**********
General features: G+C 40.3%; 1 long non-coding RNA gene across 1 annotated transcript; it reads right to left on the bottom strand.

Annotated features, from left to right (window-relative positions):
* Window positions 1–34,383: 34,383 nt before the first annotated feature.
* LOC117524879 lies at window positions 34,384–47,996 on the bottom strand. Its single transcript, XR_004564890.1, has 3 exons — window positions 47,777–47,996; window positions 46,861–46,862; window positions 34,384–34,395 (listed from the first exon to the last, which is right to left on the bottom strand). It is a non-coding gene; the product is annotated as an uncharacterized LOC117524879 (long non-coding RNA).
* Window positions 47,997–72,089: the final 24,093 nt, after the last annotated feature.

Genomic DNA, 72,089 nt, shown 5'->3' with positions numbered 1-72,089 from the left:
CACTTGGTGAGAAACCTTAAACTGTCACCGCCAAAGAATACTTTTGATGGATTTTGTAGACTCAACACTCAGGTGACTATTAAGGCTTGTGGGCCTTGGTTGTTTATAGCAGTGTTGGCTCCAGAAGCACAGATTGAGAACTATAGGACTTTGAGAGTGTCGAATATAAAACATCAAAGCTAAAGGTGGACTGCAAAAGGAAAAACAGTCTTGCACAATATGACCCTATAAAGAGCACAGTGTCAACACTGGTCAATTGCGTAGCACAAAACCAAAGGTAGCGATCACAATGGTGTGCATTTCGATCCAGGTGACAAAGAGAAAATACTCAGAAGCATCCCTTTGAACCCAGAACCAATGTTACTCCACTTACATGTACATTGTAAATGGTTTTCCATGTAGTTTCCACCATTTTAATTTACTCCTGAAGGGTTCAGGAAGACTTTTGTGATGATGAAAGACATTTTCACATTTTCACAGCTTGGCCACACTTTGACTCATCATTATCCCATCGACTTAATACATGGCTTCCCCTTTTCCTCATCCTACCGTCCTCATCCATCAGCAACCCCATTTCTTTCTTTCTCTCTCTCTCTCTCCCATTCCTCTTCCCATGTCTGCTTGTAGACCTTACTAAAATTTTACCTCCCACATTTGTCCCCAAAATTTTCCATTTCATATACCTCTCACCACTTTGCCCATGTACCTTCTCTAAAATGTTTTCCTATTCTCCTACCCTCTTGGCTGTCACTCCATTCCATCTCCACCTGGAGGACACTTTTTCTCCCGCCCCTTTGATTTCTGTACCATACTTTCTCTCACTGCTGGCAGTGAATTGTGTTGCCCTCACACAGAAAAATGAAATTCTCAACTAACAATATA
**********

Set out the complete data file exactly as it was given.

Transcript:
General features: G+C 40.3%; 1 long non-coding RNA gene across 1 annotated transcript; it reads right to left on the bottom strand.

Annotated features, from left to right (window-relative positions):
* Window positions 1–34,383: 34,383 nt before the first annotated feature.
* LOC117524879 lies at window positions 34,384–47,996 on the bottom strand. Its single transcript, XR_004564890.1, has 3 exons — window positions 47,777–47,996; window positions 46,861–46,862; window positions 34,384–34,395 (listed from the first exon to the last, which is right to left on the bottom strand). It is a non-coding gene; the product is annotated as an uncharacterized LOC117524879 (long non-coding RNA).
* Window positions 47,997–72,089: the final 24,093 nt, after the last annotated feature.

Genomic DNA, 72,089 nt, shown 5'->3' with positions numbered 1-72,089 from the left:
CACTTGGTGAGAAACCTTAAACTGTCACCGCCAAAGAATACTTTTGATGGATTTTGTAGACTCAACACTCAGGTGACTATTAAGGCTTGTGGGCCTTGGTTGTTTATAGCAGTGTTGGCTCCAGAAGCACAGATTGAGAACTATAGGACTTTGAGAGTGTCGAATATAAAACATCAAAGCTAAAGGTGGACTGCAAAAGGAAAAACAGTCTTGCACAATATGACCCTATAAAGAGCACAGTGTCAACACTGGTCAATTGCGTAGCACAAAACCAAAGGTAGCGATCACAATGGTGTGCATTTCGATCCAGGTGACAAAGAGAAAATACTCAGAAGCATCCCTTTGAACCCAGAACCAATGTTACTCCACTTACATGTACATTGTAAATGGTTTTCCATGTAGTTTCCACCATTTTAATTTACTCCTGAAGGGTTCAGGAAGACTTTTGTGATGATGAAAGACATTTTCACATTTTCACAGCTTGGCCACACTTTGACTCATCATTATCCCATCGACTTAATACATGGCTTCCCCTTTTCCTCATCCTACCGTCCTCATCCATCAGCAACCCCATTTCTTTCTTTCTCTCTCTCTCTCTCCCATTCCTCTTCCCATGTCTGCTTGTAGACCTTACTAAAATTTTACCTCCCACATTTGTCCCCAAAATTTTCCATTTCATATACCTCTCACCACTTTGCCCATGTACCTTCTCTAAAATGTTTTCCTATTCTCCTACCCTCTTGGCTGTCACTCCATTCCATCTCCACCTGGAGGACACTTTTTCTCCCGCCCCTTTGATTTCTGTACCATACTTTCTCTCACTGCTGGCAGTGAATTGTGTTGCCCTCACACAGAAAAATGAAATTCTCAACTAACAATATA